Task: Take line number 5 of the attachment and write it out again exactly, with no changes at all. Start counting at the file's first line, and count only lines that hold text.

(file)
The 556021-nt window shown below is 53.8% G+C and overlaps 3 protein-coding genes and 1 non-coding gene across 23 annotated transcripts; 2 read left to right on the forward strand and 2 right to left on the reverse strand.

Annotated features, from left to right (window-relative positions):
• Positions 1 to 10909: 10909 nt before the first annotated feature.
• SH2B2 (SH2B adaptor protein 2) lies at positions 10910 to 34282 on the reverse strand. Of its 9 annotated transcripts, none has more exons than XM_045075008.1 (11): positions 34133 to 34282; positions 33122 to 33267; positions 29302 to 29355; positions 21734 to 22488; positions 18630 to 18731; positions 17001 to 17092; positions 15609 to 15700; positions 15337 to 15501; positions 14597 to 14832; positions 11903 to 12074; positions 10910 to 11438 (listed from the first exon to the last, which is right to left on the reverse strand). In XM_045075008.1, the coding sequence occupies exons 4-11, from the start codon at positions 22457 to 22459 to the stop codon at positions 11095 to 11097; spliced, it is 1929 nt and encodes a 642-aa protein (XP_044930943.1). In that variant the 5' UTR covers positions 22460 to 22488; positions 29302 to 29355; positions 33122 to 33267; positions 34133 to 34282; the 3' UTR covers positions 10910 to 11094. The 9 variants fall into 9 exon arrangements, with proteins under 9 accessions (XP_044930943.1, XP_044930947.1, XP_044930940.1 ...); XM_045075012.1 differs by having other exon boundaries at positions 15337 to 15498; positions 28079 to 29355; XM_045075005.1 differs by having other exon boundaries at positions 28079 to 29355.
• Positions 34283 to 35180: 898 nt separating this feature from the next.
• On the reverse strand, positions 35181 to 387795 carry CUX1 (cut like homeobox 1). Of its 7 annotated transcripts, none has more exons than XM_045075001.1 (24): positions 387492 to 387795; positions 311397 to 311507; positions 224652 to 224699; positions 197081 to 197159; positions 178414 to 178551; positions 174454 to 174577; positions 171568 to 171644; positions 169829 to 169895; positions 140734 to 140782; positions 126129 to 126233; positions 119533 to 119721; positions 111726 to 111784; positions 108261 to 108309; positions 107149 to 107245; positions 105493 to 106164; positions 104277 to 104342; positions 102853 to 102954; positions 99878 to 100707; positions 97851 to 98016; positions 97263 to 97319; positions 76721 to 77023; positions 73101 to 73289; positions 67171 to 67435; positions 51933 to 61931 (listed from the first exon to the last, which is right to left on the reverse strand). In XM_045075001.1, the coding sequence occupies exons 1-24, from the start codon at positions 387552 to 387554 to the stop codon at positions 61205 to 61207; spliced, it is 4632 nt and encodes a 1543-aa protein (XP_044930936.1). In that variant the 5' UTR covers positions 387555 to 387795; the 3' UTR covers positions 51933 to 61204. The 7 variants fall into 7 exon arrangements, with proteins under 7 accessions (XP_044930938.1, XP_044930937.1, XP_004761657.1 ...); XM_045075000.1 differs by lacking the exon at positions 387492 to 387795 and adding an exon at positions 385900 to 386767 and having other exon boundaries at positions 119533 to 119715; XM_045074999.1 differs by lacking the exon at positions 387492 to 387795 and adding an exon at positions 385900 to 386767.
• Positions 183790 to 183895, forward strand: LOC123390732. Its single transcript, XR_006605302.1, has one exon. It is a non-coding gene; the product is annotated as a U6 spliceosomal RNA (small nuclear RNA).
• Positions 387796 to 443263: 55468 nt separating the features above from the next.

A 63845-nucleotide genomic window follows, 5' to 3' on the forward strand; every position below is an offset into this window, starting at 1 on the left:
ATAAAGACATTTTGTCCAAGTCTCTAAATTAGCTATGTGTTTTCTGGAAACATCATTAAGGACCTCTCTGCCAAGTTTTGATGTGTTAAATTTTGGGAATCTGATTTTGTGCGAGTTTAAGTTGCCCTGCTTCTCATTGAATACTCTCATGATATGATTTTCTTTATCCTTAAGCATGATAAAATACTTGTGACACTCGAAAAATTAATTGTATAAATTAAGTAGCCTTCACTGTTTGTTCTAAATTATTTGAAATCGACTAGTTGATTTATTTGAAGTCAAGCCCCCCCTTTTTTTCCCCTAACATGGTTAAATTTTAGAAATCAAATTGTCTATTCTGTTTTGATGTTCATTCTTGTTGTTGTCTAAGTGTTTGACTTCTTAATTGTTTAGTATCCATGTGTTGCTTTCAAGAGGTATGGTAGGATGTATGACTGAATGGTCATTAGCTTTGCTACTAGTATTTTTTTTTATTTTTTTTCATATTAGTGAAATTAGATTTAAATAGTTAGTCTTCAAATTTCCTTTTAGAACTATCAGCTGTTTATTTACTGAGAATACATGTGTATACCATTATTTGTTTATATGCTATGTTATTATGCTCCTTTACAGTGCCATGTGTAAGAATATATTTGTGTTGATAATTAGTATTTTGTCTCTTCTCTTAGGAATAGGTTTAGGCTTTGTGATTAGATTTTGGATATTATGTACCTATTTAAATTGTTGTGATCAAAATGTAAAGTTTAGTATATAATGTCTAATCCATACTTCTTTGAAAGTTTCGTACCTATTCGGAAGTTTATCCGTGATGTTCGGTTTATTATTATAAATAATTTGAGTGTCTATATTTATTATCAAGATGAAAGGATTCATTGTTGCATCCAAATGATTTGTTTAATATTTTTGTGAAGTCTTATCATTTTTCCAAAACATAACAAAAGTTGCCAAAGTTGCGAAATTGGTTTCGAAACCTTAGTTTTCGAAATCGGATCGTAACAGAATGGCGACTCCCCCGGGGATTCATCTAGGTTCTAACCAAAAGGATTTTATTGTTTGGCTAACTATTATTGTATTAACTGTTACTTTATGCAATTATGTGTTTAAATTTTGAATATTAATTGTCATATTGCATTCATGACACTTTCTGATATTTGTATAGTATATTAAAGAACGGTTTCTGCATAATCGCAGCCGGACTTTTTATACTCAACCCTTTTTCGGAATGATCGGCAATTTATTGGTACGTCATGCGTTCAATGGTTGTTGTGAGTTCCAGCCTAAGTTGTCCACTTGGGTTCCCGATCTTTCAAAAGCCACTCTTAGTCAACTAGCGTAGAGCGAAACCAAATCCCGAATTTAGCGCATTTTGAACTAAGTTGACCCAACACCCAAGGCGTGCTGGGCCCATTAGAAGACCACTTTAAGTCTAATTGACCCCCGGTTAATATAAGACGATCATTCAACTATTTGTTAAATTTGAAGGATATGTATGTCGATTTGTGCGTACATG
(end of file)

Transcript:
• Positions 34283 to 35180: 898 nt separating this feature from the next.